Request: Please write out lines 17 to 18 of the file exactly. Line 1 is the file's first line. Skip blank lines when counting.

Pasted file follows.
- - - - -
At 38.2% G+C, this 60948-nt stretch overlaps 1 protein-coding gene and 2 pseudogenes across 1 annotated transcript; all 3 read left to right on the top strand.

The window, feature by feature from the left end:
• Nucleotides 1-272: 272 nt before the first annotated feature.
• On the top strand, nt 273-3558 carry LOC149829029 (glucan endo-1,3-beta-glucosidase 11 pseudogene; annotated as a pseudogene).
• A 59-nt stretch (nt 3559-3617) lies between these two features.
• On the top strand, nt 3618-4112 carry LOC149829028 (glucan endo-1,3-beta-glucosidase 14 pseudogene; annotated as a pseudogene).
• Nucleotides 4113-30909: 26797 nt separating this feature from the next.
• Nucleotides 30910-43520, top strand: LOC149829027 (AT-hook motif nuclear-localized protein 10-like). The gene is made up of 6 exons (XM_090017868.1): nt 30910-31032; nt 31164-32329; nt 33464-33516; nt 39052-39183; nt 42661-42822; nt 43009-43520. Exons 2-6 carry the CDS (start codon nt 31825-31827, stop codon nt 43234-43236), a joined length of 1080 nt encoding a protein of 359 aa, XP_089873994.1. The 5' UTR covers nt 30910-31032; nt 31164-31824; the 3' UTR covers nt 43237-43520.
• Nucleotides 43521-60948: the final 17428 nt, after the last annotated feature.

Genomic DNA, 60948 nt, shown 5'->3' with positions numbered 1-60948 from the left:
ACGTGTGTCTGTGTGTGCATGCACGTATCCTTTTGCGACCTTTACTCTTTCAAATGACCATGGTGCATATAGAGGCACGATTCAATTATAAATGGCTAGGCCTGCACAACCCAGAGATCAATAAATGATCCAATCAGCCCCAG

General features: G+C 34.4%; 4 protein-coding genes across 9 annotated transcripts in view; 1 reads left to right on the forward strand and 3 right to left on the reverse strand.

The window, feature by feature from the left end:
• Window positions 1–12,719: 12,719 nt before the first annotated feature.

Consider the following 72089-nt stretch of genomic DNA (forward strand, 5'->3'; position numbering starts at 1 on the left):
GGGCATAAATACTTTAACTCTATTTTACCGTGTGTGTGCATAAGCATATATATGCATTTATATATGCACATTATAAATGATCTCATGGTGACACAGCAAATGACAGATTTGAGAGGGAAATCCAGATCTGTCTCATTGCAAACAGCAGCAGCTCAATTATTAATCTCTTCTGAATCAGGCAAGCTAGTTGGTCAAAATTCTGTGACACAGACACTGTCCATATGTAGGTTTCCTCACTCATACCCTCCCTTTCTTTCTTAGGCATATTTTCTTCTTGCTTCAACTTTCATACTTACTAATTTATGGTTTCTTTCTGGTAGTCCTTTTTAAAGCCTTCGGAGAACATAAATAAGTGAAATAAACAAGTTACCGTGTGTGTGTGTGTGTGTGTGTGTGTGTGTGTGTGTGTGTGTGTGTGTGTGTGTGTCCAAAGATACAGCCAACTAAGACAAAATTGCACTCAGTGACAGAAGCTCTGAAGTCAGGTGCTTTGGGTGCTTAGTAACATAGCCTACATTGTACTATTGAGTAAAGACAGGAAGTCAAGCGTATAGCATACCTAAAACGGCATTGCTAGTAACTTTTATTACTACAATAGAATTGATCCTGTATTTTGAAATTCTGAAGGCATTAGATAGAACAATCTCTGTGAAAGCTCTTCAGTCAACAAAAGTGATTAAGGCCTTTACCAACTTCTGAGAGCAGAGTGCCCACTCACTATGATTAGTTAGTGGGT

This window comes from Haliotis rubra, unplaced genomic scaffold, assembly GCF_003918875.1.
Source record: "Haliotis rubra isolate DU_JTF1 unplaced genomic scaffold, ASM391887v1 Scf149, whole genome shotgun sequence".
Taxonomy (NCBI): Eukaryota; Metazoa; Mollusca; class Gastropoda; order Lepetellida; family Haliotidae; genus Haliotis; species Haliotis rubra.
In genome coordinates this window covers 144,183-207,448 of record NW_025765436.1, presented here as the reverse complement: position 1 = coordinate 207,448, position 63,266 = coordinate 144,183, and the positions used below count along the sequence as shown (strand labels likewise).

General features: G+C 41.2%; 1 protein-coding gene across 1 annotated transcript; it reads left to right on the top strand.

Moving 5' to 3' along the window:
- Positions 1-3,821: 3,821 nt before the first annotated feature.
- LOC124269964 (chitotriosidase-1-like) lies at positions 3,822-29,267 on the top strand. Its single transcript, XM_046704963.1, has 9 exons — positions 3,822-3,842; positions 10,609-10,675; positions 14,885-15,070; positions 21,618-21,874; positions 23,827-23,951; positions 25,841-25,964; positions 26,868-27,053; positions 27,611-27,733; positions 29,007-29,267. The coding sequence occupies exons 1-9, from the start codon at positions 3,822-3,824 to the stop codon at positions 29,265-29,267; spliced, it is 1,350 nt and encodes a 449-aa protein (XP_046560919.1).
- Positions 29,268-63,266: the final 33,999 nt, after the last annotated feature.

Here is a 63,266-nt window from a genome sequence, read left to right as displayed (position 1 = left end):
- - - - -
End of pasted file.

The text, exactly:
This window comes from Haliotis rubra, unplaced genomic scaffold, assembly GCF_003918875.1.
Source record: "Haliotis rubra isolate DU_JTF1 unplaced genomic scaffold, ASM391887v1 Scf149, whole genome shotgun sequence".